Type Essentials for Graphic Designers – part III / What is going on today

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This essay about the early days of digital type design was produced by Pixartprinting and written by Borys Kosmynka. This is the last part of the essay. Please also enjoy the previous parts I and II

The latest milestone—OpenType 1.8

This brings us to the introduction of OpenType 1.8 during the ATypI 2016 annual conference in Warsaw. Although the change does not lie in the way that the typeface is constructed—good old Bézier curves are still the best choice—a new way of storing the information in the file and interpretation of multiple masters was brought to light: variable fonts. These two words comprise probably the most seen phrase at recent type design conferences and the typographic social media environment. What it comes down to is that a designer can create instances of a typeface that can be interpolated not only between themselves but even further, wherever the designer puts the limit. The problem today is that a font family that has, for example, five instances of weight, three optical sizes, and, let’s say, an extra serif and a regular and italic version of each means that we need 5 × 3 × 2 × 2 font files to have everything. That adds up to sixty instances to browse through in design software... with multiple font files to upload to a web server for use on a website. A variable font could contain a light and bold, italic, optical sizes, and a serif variation. Thanks to this new technology, they can all extrapolate to create countless instances seamlessly or only those defined by the designer.

OpenType 1.8 was a collaboration of industry—Apple, Microsoft, Adobe, and Google worked together toward a smooth introduction of the new standard. Between accepting OpenType as an ISO norm and this collaboration, the “Font Wars” came to an end. The weight shifted from trying to outrun the competition towards focusing on type design and the software engineering behind it to bring higher quality tools to type users. Both OpenType and the currently available tools for font creation allow for a much more detailed and advanced workflow which brings type design closer to what it was before the digital revolution began to make its mark on the world.

Borys Kosmynka’s point of view on the subject

I decided to select a few of the many great designers and showcase their fonts from the beginning of the digital era that. In my opinion, these designs reflect best practices that should still be kept in mind while working on a type design project. Some might argue that this kind of thinking may be a bit skeuomorphic and modern solutions should be more rooted in their own digital realm. However, centuries of alphabetic evolution and the way that lettershapes are perceived are deeply rooted in cultural traditions. This is one of the reasons for a big difference in non-Latin scripts—they cannot directly adopt the same practices that are used for Latin as their cultural evolution has a different background.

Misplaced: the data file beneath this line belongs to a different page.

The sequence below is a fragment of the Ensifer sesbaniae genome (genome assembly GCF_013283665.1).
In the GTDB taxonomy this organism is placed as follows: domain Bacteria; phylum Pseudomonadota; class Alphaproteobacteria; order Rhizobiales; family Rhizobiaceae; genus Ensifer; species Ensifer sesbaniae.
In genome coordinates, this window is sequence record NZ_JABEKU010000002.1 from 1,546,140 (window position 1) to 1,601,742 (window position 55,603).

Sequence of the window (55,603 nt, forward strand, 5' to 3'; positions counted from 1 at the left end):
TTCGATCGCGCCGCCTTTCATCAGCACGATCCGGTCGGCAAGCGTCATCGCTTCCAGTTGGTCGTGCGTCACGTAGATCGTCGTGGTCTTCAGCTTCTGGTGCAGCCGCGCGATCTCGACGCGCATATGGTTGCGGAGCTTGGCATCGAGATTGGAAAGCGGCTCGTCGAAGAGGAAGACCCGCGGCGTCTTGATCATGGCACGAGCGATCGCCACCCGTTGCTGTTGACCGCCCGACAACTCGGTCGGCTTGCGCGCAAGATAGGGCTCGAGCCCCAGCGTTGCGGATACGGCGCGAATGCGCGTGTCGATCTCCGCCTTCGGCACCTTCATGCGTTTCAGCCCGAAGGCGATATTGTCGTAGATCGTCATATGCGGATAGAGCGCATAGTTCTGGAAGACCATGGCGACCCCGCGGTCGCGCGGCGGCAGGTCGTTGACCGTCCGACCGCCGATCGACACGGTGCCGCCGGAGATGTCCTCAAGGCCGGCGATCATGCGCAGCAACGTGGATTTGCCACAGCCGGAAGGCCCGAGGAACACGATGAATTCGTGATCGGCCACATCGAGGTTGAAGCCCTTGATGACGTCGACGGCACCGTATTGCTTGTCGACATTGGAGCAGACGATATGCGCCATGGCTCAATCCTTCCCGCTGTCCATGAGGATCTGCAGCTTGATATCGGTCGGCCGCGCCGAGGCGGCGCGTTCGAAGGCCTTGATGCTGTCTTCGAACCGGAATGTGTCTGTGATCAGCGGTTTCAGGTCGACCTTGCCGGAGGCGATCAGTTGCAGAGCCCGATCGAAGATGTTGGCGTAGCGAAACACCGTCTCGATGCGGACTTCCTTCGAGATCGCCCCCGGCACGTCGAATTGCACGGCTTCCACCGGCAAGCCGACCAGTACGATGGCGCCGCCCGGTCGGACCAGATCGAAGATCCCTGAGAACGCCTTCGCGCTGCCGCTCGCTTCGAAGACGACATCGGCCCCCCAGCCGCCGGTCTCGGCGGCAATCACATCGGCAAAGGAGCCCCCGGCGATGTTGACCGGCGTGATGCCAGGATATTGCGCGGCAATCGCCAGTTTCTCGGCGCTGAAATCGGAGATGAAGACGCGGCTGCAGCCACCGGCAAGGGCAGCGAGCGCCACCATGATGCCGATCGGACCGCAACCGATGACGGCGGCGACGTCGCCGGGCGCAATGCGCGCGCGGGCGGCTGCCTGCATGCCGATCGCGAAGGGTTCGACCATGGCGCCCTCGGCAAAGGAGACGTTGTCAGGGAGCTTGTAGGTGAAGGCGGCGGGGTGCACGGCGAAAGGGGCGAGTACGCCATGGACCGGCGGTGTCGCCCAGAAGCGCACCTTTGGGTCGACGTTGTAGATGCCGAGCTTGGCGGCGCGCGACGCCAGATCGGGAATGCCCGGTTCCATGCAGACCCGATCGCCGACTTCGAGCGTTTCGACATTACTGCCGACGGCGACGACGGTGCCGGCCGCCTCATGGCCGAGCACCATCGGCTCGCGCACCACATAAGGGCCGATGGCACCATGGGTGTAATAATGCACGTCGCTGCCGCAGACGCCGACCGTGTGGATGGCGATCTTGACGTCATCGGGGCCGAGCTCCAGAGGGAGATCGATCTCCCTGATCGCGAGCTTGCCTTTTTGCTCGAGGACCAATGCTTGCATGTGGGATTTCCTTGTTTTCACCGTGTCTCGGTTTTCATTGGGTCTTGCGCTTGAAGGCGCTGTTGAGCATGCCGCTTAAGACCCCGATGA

Why is it important to use professional typefaces?

Even if you or your client have no budget for purchasing a font, not to mention commissioning a custom project, it is always better to stick to the ones that are professionally designed. Today, such services Adobe Typekit, MyFonts, Fontstand, and others providev affordable solutions, even for freelancers. If you must use free solutions, there is always Google Fonts. Choosing this kind of service in a way guarantees that for one, the work was done by a type designer, tested in multiple ways and environments for bug detection, and usually provides broader language coverage. The spacing between the letters (which is a sacred thing for the industry) is not incorrect.

Here are a few essential tips for working with typefaces:

– Do not tamper with the design to make it fit!
– In Adobe use Metric vs. Optical kerning (Metric—as designed,
Optical—calculated by an algorithm)
– Be aware of possible OpenType features—good designs include numerous ligatures, substitution options, small caps, sub and superscripts, and variety of numbers for display, text, and table purposes.
– Keep in mind the original design destination of the typeface—if someone already did the work, there must be something to it.

What it all means for graphic designers and typographers?

A single OTF file can contain up to 65,535 characters and glyphs. This is an unimaginable number if you consider that the English alphabet holds a mere 26 letters. Let’s add punctuation marks and numbers, consider that there are upper and lower cases, small caps, subscript, and superscript… but then there are various languages that use extended latin characters. A wide range of extra characters called diacritics comes in the picture. Not to mention other scripts—Cyrillic, Greek, Hebrew, Arabic, Devanagari, Thai… Unicode, which is a standard of numbering each of the glyphs and characters mentioned above, allows for a neat organization of all. G graphic designers and typographers are given a powerful tool that extends greatly beyond the basic set of letters. The purpose of the whole story above is to illustrate that the meticulous process of designing a typeface is something not to be treated lightly. A designer must be aware of all the features of a chosen font and the circumstances that led to the design in the first place. Of course, that does not mean that there is no room for distortion or playing around with lettershapes; just that it should be done with reasoned intent. In the end, both type designers and graphic designers want to make the world a nicer place to look at in addition to the functional purposes served by design.

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